Daily Update: Sunday, April 24th, 2016

Cantate Sunday and Fidelis of Sigmaringen and 04-24 - Anniversary of Meeting and Jazz Fest 2016

Alleluia! Today is the Fifth Sunday of Easter, known as Cantate Sunday. Today is the Optional Memorial of Saint Fidelis of Sigmaringen, Priest and Martyr (died 1622). And today is the 34th anniversary of the Saturday in April 1982 when Richard and I met for the first time, and National Tax Freedom Day 2016. Finally, today is the third day of the first weekend of the New Orleans Jazz and Heritage Festival, known far and wide as Jazz Fest.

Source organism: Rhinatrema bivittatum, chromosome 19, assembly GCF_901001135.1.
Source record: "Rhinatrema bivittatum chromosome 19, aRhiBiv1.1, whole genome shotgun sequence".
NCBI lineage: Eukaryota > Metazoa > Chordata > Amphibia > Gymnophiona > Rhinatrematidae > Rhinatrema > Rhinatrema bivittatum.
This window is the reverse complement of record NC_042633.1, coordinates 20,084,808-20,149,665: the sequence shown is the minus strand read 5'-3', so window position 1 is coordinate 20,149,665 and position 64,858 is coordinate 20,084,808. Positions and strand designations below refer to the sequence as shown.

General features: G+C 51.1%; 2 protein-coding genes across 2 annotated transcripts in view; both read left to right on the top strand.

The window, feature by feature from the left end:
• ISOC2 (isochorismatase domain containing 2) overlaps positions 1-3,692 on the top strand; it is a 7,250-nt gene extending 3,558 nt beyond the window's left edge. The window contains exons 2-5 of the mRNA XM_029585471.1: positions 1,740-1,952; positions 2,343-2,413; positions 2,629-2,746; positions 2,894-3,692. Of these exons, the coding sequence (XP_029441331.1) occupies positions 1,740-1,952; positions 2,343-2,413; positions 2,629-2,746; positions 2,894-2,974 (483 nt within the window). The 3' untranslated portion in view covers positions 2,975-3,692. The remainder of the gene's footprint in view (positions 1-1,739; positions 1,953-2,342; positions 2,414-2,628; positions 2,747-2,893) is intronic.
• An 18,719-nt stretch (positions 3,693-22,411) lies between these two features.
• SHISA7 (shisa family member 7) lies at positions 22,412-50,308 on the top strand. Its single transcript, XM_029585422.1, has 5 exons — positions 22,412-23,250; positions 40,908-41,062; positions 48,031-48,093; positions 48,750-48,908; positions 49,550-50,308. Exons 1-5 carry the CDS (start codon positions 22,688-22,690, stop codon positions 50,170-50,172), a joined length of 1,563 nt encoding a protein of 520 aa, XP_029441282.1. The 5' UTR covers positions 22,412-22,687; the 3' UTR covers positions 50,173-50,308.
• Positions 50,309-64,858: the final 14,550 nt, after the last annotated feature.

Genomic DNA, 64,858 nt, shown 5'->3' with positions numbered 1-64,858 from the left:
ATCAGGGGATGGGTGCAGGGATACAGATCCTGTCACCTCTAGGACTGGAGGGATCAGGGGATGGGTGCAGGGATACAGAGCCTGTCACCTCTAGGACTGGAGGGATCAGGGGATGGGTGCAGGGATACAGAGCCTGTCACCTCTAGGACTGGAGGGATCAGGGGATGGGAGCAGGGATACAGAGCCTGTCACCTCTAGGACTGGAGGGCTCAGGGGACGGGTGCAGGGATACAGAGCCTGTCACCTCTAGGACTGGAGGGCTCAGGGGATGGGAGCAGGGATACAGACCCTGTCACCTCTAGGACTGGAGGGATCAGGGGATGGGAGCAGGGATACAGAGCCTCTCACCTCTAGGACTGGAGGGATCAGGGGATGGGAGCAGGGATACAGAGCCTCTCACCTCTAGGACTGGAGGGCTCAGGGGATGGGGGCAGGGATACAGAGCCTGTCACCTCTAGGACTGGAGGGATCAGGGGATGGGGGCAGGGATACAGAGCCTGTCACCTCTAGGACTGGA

Cantate Sunday gets its name from the first word of the Introit at Mass on this day, “Cantate Domino novum canticum”, “Sing to the Lord a new song”, in the same way that Gaudete Sunday (the Third Sunday of Advent) and Laetare Sunday (the Fourth Sunday of Lent) received their names. These names, which are as old probably as the twelfth century, appear to have been in common use in the Middle Ages and to have been employed to signify the date in secular affairs as well as ecclesiastical. John of Salisbury, Bishop of Chartres (d. 1182), was one of the earliest writers to use the name of Cantate Sunday. Today’s Saint was born in 1577 at Sigmaringen, Hohenzollern, Germany as Mark Rey, a lawyer and philosophy teacher. Disgusted by the greed, corruption, and lack of interest in justice by his fellow lawyers, he abandoned the law, became a priest, became a Franciscan friar with his brother George, changed his name to Fidelis, and gave away his worldly wealth to poor people in general and poor seminarians in particular. He served his friary as guardian, and worked in epidemics, especially healing soldiers. He led a group of Capuchins to preach to Calvinists and Zwinglians in Switzerland. The success of this work and the lack of violence suffered by members of this mission were attributed to Fidelis spending his nights in prayer. He was, however, eventually martyred for his preaching in Switzerland. Today is also the anniversary of when Richard and I met each other in April, 1982. Richard’s sister Susan (now in Iowa) was holding a get-together at her house in Baton Rouge for friends and relatives in honor of the upcoming May 1982 marriage of Richard’s sister Juanita and her fiancé Bill. I was invited because I had been Nita’s friend in college between 1977 and 1980 (and did typing of her some of her college papers), and Richard was invited because he was Susan and Juanita’s sister. Richard and I talked, and agreed to meet at a concert the next day at the Memorial Oak Grove at the LSU Union for an outdoor concert. Unfortunately, this was long before cell phones, and we did not find each other at the concert. I next saw Richard at Nita and Bill’s wedding the next month, for which he was an usher; at the reception we talked, and talked, and talked, and the rest is history. (We have been married for 32 years, and Nita and Bill for 34 years.) Today is also National Tax Freedom Day, when on a national average basis Americans have worked enough to pay for their 2016 taxes. (My Two or Three Loyal Readers may go to the National Tax Freedom Day website to see when Tax Freedom Day 2016 occurs (or occurred) in their own states; it occurred in Louisiana on April 7th) And today is the Last Day of the First Weekend of the New Orleans Jazz and Heritage Festival. Today’s schedule highlights Better than Ezra, Elle King, The Iguanas, Nick Jones, and the Red Hot Chili Peppers, but unless you clone yourself, you cannot see and hear them all, because with twelve music stages, some acts are on at the same time as other acts. The music starts at about 11:00 am each day and continues until 7:00 pm, if everything goes according to schedule.